Imaging instruments are a powerful tool to assist clinicians in the diagnosis and management of glaucoma. However, image quality is an important variance component that can affect the outcomes of any imaging device, including Stratus OCT (Carl Zeiss Meditec, Dublin, California, USA). Based on our findings and the findings from other groups, signal strength can influence measurements’ accuracy and reliability. Therefore, scan quality should always be assessed before interpreting Stratus OCT results for clinical management decisions.
There are several possible explanations as to why the authors’ results differed from ours. They did not find a consistent association between signal strength and retinal nerve fiber layer (RNFL) thickness measurements in their study; an association was found only in the temporal region. First, our study was designed specifically to look at the effect of signal strength and scan misalignment on RNFL thickness measurements’ variability. We prospectively evaluated differences in signal strength between baseline scans and follow-up scans. A prospective study is more suited to look at the effect of signal strength than a cross-sectional study, such as the one that the authors seem to have performed. In addition, analyses between continuous variables usually have more power to detect associations than analyses that convert continuous variables into categories, such as moderate, good, and excellent signal strength.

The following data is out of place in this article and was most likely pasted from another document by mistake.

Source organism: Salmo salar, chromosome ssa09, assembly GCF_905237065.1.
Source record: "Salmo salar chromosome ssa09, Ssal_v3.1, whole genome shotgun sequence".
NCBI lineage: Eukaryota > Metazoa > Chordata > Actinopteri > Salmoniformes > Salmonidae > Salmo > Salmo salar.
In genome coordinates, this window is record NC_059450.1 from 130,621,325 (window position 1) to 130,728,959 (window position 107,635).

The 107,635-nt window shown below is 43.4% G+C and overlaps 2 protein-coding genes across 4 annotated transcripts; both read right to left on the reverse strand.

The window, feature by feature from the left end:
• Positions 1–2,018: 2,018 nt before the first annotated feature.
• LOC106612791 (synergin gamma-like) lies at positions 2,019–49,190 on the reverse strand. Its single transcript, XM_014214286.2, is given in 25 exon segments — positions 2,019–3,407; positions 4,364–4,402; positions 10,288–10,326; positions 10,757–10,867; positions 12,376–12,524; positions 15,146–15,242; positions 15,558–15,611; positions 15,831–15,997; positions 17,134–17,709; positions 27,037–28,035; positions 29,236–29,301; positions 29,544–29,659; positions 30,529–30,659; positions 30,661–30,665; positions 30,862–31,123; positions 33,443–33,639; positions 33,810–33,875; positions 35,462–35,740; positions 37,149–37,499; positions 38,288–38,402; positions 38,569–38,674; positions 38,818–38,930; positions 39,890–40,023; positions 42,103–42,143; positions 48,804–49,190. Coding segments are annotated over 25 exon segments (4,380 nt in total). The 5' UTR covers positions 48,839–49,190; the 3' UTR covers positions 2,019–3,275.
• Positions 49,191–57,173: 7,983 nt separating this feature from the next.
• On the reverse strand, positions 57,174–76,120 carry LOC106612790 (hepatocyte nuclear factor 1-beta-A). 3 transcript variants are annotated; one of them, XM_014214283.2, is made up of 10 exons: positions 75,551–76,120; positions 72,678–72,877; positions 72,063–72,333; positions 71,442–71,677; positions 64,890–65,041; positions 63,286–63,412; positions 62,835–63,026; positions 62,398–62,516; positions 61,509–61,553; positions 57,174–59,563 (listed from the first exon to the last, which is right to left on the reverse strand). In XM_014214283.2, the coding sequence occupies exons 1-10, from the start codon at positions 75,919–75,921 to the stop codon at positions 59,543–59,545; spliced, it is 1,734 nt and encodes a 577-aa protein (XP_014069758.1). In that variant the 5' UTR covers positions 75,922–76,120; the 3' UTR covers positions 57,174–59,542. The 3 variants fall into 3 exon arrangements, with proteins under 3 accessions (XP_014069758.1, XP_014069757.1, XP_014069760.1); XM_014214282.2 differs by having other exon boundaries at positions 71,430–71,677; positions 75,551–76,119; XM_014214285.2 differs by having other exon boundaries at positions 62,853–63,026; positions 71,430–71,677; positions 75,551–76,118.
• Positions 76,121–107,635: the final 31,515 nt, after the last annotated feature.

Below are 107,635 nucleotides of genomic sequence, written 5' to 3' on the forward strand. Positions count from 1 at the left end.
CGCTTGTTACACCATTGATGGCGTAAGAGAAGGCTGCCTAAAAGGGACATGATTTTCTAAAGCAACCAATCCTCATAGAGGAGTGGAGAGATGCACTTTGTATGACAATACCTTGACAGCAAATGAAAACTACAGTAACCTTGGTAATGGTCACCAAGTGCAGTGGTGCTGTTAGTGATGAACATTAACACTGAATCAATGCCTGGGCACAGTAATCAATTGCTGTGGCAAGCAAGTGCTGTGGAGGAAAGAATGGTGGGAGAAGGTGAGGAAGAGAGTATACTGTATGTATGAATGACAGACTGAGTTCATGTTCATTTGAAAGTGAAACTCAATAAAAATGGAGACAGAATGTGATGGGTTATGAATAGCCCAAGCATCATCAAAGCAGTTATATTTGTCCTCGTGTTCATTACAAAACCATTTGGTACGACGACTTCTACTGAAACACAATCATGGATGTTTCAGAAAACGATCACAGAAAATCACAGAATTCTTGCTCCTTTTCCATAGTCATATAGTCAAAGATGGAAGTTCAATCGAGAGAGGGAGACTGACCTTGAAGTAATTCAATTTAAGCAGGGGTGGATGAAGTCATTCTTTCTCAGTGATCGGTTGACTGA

Regardless, we agree that a signal strength cutoff for acceptable quality has yet to be defined for Stratus OCT. This should be taken into consideration particularly when assessing glaucomatous structural change, as we have shown that changes in signal strength may have a significant effect on the average RNFL thickness measurements. Conversely, in 2 recent reports, we found that the newer spectral-domain optical coherence tomography method may incorporate more robust algorithms and that RNFL thickness measurements may be less dependent on signal strength. In addition, these new devices incorporate numerous software enhancements to ensure that only good-quality scans are available for analysis. Future studies will confirm whether spectral-domain optical coherence tomography, while providing features designed to ensure better image quality, also will offer a significant advantage over previous technology for monitoring and assessing scan quality.